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Tag:Pac-12
Posted on: May 8, 2011 5:45 pm
 

Responding to last week's cfb bombs

Proving once again there are no offseasons ever in any sport, these bombs dropped during my vacation last week. Each one deserves a response from this space's department of justice ...


The Bomb: Pac-12 agrees to a 12-year, $3 billion deal with ESPN and Fox.

The Response: The first thing that came to mind: Larry Scott is gold. The commissioner was hired to drag the sleepy Pac-10 out of its past and rocket it toward a lucrative future. In less than two years, he delivered big time. As of right now, Scott can pretty much write his own ticket as a sports CEO. I'm talking about commissioner of baseball, the NFL, head of the U.S. Olympics, maybe even the next president of the NCAA. (More on that later in the week). 

Scott delivered because these commissioner jobs have evolved into giant fundraising endeavors. Sure, every once in a while a commish has to suspend or fine someone but that's small stuff. The commissioners' mandate from the presidents they serve is to make as much money as possible for the schools. Mike Slive and Jim Delany, two powerful guys with powerful NCAA backgrounds, had been the best at it -- until now. In less than two years Scott reshaped and repackaged his conference in such a way that it became the most lucrative league television property in history. Remember, this is a guy who sees profit centers in China for UCLA gear. 

The question now becomes what the Pac-12 schools do with their windfall. You can be sure that most of it won't be spent adding sports. There's a reason that only 10 or so schools out of 120 in I-A are turning a profit. The cash will go to the bottom line -- existing facilities, recruiting and coaching salaries. Adding non-revenue sports adds nothing to the bottom line. 

In other words, the Pac-12 just became a player for the likes of Urban Meyer. I'm not saying Meyer will be hired in the Pac-12, I’m saying that the Pac-12 can now afford coaches of his stature. UCLA, not exactly Fort Knox when it comes to paying coaches, now has the ability, if it chooses, to pay Meyer if it fires Rick Neuheisel. The question is not whether it will, the reality is that it can make that call without getting hung up on.


The Bomb: The Department of Justice writes the NCAA and asks, "What's up?" about a playoff. 

The Response: First, I'm not even sure Justice sent the letter to the right person. Mark Emmert and the NCAA he oversees has minimal control over college football in general and almost none over postseason football. Emmert's answer should be short and to the point: The reason we don't have a playoff is because the membership doesn't want it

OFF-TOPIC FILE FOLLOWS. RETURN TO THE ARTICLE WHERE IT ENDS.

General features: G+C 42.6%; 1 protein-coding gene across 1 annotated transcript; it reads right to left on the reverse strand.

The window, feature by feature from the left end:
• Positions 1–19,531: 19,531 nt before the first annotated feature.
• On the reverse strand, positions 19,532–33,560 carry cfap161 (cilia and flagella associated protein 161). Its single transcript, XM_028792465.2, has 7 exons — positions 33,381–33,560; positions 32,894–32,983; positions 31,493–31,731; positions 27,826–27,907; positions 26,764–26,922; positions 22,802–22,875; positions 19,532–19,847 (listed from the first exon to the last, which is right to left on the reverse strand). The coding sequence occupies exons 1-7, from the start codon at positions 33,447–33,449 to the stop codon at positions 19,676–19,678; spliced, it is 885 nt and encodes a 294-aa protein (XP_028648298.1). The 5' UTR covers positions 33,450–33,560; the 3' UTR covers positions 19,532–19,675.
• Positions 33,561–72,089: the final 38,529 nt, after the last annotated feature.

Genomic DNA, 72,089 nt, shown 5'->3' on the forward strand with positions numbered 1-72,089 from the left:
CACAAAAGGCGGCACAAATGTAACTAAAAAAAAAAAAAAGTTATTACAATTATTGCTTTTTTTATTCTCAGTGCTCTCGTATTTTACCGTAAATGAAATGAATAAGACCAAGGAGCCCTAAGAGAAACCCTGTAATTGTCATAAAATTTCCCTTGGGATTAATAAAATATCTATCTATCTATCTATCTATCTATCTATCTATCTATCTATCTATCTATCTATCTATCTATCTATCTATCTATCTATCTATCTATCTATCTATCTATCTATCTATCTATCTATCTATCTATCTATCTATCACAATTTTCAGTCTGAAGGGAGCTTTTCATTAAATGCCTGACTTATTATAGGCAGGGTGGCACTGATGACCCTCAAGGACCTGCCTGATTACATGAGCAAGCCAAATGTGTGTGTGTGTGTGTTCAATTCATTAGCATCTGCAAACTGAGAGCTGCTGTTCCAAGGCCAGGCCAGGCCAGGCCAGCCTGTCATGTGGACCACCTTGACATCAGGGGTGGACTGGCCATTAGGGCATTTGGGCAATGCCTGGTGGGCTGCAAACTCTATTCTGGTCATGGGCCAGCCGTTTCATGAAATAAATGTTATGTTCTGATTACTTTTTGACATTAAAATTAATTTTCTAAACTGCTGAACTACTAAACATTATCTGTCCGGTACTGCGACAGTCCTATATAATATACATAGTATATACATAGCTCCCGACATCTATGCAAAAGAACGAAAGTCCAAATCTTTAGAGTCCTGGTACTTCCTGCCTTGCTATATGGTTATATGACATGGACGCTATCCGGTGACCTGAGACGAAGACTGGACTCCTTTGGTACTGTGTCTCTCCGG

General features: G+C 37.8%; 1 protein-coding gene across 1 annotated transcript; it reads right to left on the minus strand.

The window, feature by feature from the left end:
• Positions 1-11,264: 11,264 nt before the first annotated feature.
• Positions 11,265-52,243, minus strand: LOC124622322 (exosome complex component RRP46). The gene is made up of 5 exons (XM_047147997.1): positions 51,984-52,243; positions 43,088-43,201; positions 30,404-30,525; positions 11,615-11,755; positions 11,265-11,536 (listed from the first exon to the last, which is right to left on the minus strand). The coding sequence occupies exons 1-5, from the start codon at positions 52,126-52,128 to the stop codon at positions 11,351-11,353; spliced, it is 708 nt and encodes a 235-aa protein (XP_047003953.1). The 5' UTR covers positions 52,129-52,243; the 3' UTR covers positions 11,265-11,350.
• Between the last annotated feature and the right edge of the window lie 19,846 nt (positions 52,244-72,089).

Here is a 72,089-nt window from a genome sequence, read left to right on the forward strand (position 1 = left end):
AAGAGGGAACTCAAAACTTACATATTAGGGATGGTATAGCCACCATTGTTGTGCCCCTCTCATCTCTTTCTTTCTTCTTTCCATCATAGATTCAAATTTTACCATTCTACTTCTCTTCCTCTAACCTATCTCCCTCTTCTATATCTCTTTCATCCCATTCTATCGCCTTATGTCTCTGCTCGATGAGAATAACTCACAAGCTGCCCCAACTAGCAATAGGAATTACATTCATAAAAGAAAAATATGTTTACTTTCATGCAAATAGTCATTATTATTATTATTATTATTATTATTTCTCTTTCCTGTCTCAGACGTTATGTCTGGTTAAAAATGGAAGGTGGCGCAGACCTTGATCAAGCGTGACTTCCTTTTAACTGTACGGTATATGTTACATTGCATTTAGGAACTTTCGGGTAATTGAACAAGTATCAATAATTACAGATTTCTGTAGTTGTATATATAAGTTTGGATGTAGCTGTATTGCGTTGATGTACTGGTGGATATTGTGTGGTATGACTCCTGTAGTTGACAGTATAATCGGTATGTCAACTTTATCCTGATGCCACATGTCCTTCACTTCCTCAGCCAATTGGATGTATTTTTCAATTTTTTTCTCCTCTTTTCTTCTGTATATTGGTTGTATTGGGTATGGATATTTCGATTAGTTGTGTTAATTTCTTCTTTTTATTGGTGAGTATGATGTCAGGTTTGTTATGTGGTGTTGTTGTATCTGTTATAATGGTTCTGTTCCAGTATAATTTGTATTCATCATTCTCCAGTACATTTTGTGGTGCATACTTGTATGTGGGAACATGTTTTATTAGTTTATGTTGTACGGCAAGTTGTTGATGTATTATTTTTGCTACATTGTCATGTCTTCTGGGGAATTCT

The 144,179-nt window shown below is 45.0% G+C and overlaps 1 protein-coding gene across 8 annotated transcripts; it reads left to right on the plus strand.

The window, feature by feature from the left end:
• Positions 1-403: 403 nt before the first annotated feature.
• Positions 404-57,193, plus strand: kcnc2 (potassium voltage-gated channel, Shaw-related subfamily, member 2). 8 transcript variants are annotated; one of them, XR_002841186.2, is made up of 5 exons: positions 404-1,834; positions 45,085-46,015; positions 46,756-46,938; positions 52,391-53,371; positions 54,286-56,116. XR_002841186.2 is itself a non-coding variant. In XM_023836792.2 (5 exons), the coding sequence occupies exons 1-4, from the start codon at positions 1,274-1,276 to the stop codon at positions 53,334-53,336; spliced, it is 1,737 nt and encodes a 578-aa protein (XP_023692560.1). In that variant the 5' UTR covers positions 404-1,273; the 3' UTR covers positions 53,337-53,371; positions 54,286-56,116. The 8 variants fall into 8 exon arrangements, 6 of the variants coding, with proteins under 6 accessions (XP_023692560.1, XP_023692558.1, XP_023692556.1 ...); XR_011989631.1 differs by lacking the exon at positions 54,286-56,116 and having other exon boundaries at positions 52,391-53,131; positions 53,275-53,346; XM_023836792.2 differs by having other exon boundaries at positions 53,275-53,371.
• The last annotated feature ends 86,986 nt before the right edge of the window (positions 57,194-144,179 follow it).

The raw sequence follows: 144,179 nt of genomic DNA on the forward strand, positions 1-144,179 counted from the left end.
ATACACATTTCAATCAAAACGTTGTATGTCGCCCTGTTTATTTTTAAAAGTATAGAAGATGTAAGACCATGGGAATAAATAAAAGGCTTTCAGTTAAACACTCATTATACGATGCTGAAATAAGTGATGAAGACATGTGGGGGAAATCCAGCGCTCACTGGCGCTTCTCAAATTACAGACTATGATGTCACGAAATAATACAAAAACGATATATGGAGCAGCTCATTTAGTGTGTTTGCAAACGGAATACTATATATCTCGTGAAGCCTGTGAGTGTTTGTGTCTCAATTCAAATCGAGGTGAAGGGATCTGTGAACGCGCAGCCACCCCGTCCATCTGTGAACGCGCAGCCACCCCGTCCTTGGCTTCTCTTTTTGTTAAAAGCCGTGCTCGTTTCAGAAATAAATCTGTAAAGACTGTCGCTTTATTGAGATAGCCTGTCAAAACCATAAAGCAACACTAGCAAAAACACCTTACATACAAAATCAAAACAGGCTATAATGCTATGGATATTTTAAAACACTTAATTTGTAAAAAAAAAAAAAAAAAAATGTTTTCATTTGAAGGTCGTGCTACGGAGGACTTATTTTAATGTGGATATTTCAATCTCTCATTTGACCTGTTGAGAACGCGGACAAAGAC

Never mind that the NCAA technically isn't responsible, the commissioners seemingly have a way of diffusing any coming legal challenge.

"We never could have believed the regular season would have grown over the last 15 years like it has grown," said Delany, the Big Ten commissioner. "I think that's due, in part, to the BCS. We did what we set out to do, which is [stage] a 1-2 game, preserve the bowl system and grow the regular season ... We feel like we're on good [legal] ground. We never know about what a judge or jury could do, [but] we feel like we've got good representation."

I talked to noted anti-trust attorney Tom Rhodes about this issue last week. He isn't concerned for the BCS, calling the letter a political issue, not a legal issue, adding that assistant attorney general Christine Varney's interest is a "war dance" not a "war." Rhodes also intimates that Justice is a political animal that serves a president who made populist statements about a playoff while trying to get elected.

"It's important to understand what the letter does not say," Rhodes told me. "It doesn't say, 'You're in violation of the anti-trust laws.' ... Second thing is, if she [Varney] thought she had a case she wanted to bring she'd have brought it already. The third observation I would make is that the Department of Justice often has to be responsive to the political realities of the world. A political reality here is [Republican Utah Senator] Orrin Hatch is important to the administration.

Hatch has been a constant critic of the BCS but you wonder who his constituency is at this point. Utah is now in the BCS club. BYU, by its own choosing, went independent electing to join Navy and Army in having the worst BCS access in I-A. Those three schools will be considered if any finish in the top 14 of the BCS, but they are assured of a BCS berth only if they finish 1 or 2 in the final standings.